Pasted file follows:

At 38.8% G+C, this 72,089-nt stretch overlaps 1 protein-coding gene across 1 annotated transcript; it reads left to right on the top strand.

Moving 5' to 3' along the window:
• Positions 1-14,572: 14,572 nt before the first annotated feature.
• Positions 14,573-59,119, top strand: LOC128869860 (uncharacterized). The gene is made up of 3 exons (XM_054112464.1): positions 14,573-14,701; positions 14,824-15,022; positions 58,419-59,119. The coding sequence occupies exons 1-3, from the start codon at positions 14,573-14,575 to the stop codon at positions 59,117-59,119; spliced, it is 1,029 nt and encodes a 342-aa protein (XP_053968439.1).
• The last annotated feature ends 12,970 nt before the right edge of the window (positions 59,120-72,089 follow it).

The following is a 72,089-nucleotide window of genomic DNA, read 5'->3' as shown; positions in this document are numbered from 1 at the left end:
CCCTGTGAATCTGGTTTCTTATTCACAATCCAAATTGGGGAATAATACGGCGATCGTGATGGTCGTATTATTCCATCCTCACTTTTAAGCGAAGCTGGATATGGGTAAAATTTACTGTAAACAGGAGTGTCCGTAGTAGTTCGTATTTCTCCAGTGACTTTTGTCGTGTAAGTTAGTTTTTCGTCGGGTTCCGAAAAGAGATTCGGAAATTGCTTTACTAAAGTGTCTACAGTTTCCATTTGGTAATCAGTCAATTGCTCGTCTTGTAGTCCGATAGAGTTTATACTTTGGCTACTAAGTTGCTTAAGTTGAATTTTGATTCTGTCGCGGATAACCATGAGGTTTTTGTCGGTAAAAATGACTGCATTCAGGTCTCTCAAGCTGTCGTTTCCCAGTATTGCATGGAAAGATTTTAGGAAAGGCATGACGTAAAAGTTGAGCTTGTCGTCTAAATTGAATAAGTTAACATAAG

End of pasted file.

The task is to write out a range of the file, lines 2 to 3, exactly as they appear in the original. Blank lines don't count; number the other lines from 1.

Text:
Moving 5' to 3' along the window:
• Positions 1-14,572: 14,572 nt before the first annotated feature.